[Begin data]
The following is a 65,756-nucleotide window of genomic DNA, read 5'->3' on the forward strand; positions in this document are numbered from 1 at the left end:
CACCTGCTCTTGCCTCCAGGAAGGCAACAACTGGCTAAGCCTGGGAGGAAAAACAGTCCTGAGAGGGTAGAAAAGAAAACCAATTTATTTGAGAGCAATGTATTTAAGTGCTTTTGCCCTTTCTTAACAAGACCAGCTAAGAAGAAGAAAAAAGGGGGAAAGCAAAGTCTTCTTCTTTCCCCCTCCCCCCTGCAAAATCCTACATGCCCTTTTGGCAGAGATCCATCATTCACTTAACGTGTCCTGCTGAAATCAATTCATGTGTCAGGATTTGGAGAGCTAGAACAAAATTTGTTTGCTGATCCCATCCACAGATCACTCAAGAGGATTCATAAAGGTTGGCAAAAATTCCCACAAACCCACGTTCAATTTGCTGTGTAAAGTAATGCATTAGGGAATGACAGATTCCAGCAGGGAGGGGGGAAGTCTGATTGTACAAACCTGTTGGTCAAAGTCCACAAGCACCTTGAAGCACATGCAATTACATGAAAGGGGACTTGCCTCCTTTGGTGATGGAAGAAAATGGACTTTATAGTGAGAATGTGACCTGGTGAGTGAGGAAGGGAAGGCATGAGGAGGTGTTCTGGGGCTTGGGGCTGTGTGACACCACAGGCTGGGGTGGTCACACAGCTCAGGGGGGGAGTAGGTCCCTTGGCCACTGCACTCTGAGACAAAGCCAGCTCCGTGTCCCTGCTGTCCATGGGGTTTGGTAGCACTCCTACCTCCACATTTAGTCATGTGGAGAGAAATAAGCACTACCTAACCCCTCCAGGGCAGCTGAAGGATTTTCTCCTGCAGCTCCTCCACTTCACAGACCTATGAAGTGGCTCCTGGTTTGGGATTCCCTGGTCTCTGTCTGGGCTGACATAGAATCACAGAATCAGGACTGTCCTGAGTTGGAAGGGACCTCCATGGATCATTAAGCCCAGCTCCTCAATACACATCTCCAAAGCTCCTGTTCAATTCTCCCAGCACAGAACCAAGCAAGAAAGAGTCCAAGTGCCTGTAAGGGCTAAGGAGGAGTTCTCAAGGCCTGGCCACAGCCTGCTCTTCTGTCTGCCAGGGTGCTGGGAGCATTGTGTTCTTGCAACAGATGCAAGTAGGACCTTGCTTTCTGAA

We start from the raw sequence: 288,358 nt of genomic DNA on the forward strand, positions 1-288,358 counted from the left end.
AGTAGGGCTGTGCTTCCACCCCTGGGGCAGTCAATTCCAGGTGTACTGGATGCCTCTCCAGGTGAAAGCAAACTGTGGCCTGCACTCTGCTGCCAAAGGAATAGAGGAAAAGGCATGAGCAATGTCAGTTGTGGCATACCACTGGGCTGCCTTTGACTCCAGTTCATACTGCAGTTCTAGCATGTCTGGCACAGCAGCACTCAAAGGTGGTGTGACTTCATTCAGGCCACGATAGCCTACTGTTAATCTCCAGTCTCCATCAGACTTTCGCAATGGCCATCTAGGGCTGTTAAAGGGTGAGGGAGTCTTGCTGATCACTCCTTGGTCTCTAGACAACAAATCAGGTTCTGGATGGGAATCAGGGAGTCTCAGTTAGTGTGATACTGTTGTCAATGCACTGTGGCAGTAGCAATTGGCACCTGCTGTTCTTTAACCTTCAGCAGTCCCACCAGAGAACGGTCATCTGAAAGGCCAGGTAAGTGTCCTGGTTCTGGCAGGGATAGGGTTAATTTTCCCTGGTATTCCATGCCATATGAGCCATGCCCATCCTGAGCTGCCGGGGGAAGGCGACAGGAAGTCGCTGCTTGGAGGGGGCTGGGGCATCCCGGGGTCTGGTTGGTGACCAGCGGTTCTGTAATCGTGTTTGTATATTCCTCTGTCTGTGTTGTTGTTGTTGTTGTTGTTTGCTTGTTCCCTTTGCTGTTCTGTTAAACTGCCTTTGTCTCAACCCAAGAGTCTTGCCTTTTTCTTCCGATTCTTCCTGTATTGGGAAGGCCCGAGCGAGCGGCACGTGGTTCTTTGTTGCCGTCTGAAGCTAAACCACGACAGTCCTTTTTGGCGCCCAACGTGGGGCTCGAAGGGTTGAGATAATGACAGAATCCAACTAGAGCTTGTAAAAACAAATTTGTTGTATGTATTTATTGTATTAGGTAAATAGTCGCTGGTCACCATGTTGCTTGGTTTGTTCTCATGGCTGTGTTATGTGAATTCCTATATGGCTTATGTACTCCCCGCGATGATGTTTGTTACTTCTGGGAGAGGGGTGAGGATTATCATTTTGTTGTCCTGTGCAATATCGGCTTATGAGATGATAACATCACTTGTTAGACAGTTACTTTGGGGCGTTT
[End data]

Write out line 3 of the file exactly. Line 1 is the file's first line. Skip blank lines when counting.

We start from the raw sequence: 288,358 nt of genomic DNA on the forward strand, positions 1-288,358 counted from the left end.